It has been over 30 years since a side other than Celtic or Rangers ruled Scottish football and with Rangers in the Championship and Celtic going for their fifth consecutive title, nothing seems likely to change.
Aberdeen did the trick two years running back in 1983-84 and 1984-85 and would seem the most likely side of any to mount some form of a challenge.
Adam Rooney led the league with 18 goals last season as the Dons finished second behind the champions and ahead of Inverness Caledonian Thistle. The addition of Kenny McLean from St Mirren in January signalled Aberdeen's intent, but an under-the-radar signing this summer will be worth watching.
Striker Joe Nuttall has moved to Pittodrie from Manchester City where the 18-year old impressed for the youth set-up. With no place for him at City, where even former Celtic loan star John Guidetti could not get a sniff of action, Nuttall has wisely chosen to move on and the Dons could offer the youngster a real opportunity.
With the likes of Rooney, Niall McGinn and David Goodwillie all available to manager Derek McInnes, Nuttall will have to be patient for his chance. Not so Liverpool goalkeeper Danny Ward who arrives on loan for the year and could easily supplant Scott Brown as first choice. That has already been the case in the Europa League qualifiers although the Premiership may well be another story.
Europe is a double-edged sword with Inverness Caledonian Thistle and St Johnstone having already crashed out of the Europa League at the first attempt this season. Success in Europe is important for the Scottish football community as a whole and on an individual basis the promise of European football attracts a better quality of player.
Caledonian Thistle finished a surprise third last season although some of that had more to do with the transfer dealings of Celtic and the departure of Alex Neil from Hamilton Academicals to Norwich City in the English Championship.
Celtic's strip-mining of Dundee United and the poor form of the Accies after Neil left may have opened up the opportunity but it still required Inverness to grab hold of the chance, which they duly did for the best finish in the club's history.
As United, Dundee and Hamilton all fell away, manager John Hughes kept the team focused on their league push while also winning the Scottish Cup. St Mirren, Partick Thistle, Raith Rovers and Celtic could not get the better of Caledonian Thistle on the way to the final at Hampden Park with the Premiership side defeating Falkirk 2-1 in the final.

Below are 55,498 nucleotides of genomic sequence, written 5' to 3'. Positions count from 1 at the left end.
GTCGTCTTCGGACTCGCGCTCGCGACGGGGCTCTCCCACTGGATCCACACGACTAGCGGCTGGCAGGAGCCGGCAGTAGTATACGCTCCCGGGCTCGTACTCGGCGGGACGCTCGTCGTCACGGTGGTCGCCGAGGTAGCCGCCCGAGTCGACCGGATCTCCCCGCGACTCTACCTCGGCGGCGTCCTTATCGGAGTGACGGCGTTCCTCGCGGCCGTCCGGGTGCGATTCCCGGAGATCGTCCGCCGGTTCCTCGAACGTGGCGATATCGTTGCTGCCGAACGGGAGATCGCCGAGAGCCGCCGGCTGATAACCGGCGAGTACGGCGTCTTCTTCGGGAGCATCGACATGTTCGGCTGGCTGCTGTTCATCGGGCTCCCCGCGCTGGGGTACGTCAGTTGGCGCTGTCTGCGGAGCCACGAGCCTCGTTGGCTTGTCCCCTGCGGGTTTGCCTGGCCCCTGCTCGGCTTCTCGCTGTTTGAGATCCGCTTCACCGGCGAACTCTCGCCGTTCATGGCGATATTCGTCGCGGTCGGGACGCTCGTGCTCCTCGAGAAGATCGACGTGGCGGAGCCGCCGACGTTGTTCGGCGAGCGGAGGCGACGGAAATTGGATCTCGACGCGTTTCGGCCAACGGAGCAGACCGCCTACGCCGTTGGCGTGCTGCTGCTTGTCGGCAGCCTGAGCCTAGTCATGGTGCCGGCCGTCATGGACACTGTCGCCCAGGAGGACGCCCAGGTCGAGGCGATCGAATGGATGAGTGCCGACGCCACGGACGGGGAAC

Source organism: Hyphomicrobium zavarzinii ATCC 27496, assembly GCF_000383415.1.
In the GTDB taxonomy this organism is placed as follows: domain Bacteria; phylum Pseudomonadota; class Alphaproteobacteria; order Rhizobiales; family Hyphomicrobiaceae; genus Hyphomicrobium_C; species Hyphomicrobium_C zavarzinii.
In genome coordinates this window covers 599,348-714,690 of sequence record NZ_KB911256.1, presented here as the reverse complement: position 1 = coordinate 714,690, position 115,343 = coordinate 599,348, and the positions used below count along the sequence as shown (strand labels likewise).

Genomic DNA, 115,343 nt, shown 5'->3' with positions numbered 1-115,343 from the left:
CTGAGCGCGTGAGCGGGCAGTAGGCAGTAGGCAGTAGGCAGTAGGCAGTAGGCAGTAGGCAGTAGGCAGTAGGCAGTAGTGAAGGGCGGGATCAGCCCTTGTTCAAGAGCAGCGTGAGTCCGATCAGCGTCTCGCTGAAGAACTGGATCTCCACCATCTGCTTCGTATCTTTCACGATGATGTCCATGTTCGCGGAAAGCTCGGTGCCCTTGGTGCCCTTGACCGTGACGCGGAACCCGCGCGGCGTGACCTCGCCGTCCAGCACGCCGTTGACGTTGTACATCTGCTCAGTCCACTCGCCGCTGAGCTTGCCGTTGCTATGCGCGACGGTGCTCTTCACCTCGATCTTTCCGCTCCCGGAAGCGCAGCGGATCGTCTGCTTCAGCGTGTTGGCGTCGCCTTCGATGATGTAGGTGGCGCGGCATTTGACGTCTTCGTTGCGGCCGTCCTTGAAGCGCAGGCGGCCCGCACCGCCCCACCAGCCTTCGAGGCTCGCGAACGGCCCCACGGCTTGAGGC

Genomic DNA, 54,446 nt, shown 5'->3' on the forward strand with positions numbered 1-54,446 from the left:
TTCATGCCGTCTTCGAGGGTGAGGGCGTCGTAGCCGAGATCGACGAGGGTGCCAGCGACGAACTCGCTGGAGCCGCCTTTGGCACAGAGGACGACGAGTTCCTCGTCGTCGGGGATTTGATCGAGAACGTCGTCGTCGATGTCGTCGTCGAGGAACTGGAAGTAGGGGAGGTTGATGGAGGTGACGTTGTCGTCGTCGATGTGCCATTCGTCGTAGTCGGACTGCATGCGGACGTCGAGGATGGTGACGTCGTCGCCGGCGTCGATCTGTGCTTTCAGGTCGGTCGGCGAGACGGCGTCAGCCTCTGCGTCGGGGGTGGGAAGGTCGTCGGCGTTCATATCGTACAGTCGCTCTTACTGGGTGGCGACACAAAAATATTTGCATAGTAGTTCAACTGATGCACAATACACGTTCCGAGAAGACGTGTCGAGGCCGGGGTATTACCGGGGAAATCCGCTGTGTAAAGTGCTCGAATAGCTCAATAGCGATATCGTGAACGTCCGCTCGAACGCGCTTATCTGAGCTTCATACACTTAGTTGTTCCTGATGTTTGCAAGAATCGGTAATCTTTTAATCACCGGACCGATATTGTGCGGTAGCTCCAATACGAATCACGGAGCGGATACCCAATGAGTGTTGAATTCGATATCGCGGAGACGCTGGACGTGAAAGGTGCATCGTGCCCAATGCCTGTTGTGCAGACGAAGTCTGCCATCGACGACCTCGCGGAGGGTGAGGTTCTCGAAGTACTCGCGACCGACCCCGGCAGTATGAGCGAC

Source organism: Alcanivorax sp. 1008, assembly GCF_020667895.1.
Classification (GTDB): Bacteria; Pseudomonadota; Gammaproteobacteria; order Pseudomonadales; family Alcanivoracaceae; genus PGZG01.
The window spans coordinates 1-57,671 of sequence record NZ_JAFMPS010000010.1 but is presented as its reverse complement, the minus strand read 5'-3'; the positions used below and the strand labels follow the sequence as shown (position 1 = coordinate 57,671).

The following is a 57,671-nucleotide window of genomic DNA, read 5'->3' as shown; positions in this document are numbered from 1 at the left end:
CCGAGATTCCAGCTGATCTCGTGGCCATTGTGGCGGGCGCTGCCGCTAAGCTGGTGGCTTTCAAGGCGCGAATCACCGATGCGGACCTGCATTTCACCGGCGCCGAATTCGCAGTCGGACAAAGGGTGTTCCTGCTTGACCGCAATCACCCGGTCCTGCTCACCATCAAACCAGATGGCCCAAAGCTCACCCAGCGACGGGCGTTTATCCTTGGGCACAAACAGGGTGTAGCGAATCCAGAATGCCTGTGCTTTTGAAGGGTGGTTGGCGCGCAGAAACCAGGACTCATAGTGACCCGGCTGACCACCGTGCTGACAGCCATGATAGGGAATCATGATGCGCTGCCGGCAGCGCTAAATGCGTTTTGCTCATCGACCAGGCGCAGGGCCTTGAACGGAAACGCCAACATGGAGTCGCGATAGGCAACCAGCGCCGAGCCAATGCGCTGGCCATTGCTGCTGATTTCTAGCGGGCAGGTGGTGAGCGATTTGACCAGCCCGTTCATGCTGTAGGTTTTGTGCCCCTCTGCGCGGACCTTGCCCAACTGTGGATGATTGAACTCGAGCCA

Notably this was achieved after Billy McKay left in January as the Northern Irish player moved down to England to play for Wigan. Lethal for the Highlanders, McKay failed to score in nine appearances and it would be no surprise if the 26-year old striker returned north of the border later this season.
Over in Edinburgh, Hearts return to the top tier after a strong campaign in the Championship saw them gain promotion. They replace St Mirren who paid the price for the McLean deal and the Buddies must now battle the likes of Rangers and Hibernian if they wish to emulate Hearts and bounce back at the first attempt.
The returnees have been noticeably quiet in their transfer dealings with only a handful of new players brought in. Faith in those that got you there is laudable, but sometimes not very practical and it will be interesting to see how Hearts respond based on their first month back in the Premiership.
Down at Rugby Park an old familiar face returns as Kris Boyd has rejoined the club from Rangers. The Scottish international is joined by former team-mates Lee McCulloch and Steven Smith along with the likes of Dale Carrick and Scott Robinson from Hearts, Kallum Higginbotham from Partick Thistle and Jamie MacDonald from Falkirk.
Stuart Findlay arrives on loan from Celtic as the Killies look to improve on a disappointing 10th-place finish. Any kind of return to form by Boyd, who struggled last season, would very likely produce such a result.
Runners-up in 2014 when they pushed Aberdeen into third, Motherwell had a miserable season, exasperated in many ways by the strong start made by their Lanarkshire rivals. While the Accies were flying high and beating the defending champions at Celtic Park, Motherwell seemed perpetually stuck in first gear, unable to find the form and passion of the past.
Stuart McCall resigned in November in what was a clear attempt at self-sacrifice to inject some life into the club, but ultimately the Steelmen ended up in the play-offs.
There, Motherwell got the better of Rangers over the two legs, but with the Gers looking to be more stable this season, such an outcome would be unlikely a second time were the same scenario to present itself this year.
Ultimately, Celtic lost just four times last season and a repeat performance is likely to garner yet another title. Joe Chalmers, Teemu Pukki, Adam Matthews and Jordan Hart have all exited the club, along with loanee Guidetti, with Saidy Janko, Logan Bailly, Dedryck Boyata and Nadir Ciftci all arriving.
Ciftci joins former team-mates Gary Mackay-Steven and Stuart Armstrong, who arrived in January, in what seemed a calculated attempt to both improve the side and also stop Dundee United's momentum.
The Manchester duo of Janko and Boyata, from United and City respectively, should help fortify the Bhoys' back line and the understanding of Mackay-Steven, Armstrong and Ciftci could well be a crucial factor in a better European campaign.
The bottom line is one that fans of other clubs may disagree with - Celtic miss Rangers. The league just isn't the same without the Old Firm battling at the top and carrying the flag in Europe.
For now Aberdeen seems well poised this campaign to make a challenge while at the bottom Hamilton could be surprise strugglers after failing to respond to player-manager Martin Canning.